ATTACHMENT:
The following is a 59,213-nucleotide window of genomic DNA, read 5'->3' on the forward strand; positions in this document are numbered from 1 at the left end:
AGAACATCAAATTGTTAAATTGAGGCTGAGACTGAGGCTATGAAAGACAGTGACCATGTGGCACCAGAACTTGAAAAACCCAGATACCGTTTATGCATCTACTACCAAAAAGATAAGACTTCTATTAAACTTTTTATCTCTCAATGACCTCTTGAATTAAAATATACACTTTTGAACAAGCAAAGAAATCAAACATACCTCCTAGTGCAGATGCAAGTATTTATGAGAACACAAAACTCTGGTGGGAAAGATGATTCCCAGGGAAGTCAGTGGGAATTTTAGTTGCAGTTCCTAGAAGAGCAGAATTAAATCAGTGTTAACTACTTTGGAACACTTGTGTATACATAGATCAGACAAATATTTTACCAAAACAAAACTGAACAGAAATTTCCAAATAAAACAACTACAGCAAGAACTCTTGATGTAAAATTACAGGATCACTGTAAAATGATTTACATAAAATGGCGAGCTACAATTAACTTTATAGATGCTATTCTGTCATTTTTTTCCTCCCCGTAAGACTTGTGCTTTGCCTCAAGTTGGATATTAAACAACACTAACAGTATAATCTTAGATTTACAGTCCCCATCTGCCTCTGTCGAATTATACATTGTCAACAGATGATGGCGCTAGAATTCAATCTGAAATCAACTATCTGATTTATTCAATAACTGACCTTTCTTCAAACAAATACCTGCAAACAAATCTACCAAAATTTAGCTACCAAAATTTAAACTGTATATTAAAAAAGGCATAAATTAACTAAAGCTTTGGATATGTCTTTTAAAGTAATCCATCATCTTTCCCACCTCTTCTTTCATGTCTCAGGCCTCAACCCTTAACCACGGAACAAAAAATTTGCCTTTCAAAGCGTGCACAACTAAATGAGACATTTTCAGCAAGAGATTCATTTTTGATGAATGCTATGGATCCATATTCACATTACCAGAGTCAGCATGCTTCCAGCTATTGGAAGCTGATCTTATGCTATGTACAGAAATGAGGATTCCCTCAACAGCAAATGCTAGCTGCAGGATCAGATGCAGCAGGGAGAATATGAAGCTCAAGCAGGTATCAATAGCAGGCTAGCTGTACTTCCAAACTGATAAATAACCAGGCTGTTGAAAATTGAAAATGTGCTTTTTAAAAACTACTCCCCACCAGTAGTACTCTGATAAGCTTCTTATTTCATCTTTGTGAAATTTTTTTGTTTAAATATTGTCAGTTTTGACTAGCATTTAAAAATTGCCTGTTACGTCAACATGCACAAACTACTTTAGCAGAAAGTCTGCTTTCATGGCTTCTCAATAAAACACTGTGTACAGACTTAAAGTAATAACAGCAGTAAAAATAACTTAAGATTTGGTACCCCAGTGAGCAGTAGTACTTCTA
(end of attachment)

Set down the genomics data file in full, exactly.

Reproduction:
The following is a 59,213-nucleotide window of genomic DNA, read 5'->3' on the forward strand; positions in this document are numbered from 1 at the left end:
AGAACATCAAATTGTTAAATTGAGGCTGAGACTGAGGCTATGAAAGACAGTGACCATGTGGCACCAGAACTTGAAAAACCCAGATACCGTTTATGCATCTACTACCAAAAAGATAAGACTTCTATTAAACTTTTTATCTCTCAATGACCTCTTGAATTAAAATATACACTTTTGAACAAGCAAAGAAATCAAACATACCTCCTAGTGCAGATGCAAGTATTTATGAGAACACAAAACTCTGGTGGGAAAGATGATTCCCAGGGAAGTCAGTGGGAATTTTAGTTGCAGTTCCTAGAAGAGCAGAATTAAATCAGTGTTAACTACTTTGGAACACTTGTGTATACATAGATCAGACAAATATTTTACCAAAACAAAACTGAACAGAAATTTCCAAATAAAACAACTACAGCAAGAACTCTTGATGTAAAATTACAGGATCACTGTAAAATGATTTACATAAAATGGCGAGCTACAATTAACTTTATAGATGCTATTCTGTCATTTTTTTCCTCCCCGTAAGACTTGTGCTTTGCCTCAAGTTGGATATTAAACAACACTAACAGTATAATCTTAGATTTACAGTCCCCATCTGCCTCTGTCGAATTATACATTGTCAACAGATGATGGCGCTAGAATTCAATCTGAAATCAACTATCTGATTTATTCAATAACTGACCTTTCTTCAAACAAATACCTGCAAACAAATCTACCAAAATTTAGCTACCAAAATTTAAACTGTATATTAAAAAAGGCATAAATTAACTAAAGCTTTGGATATGTCTTTTAAAGTAATCCATCATCTTTCCCACCTCTTCTTTCATGTCTCAGGCCTCAACCCTTAACCACGGAACAAAAAATTTGCCTTTCAAAGCGTGCACAACTAAATGAGACATTTTCAGCAAGAGATTCATTTTTGATGAATGCTATGGATCCATATTCACATTACCAGAGTCAGCATGCTTCCAGCTATTGGAAGCTGATCTTATGCTATGTACAGAAATGAGGATTCCCTCAACAGCAAATGCTAGCTGCAGGATCAGATGCAGCAGGGAGAATATGAAGCTCAAGCAGGTATCAATAGCAGGCTAGCTGTACTTCCAAACTGATAAATAACCAGGCTGTTGAAAATTGAAAATGTGCTTTTTAAAAACTACTCCCCACCAGTAGTACTCTGATAAGCTTCTTATTTCATCTTTGTGAAATTTTTTTGTTTAAATATTGTCAGTTTTGACTAGCATTTAAAAATTGCCTGTTACGTCAACATGCACAAACTACTTTAGCAGAAAGTCTGCTTTCATGGCTTCTCAATAAAACACTGTGTACAGACTTAAAGTAATAACAGCAGTAAAAATAACTTAAGATTTGGTACCCCAGTGAGCAGTAGTACTTCTA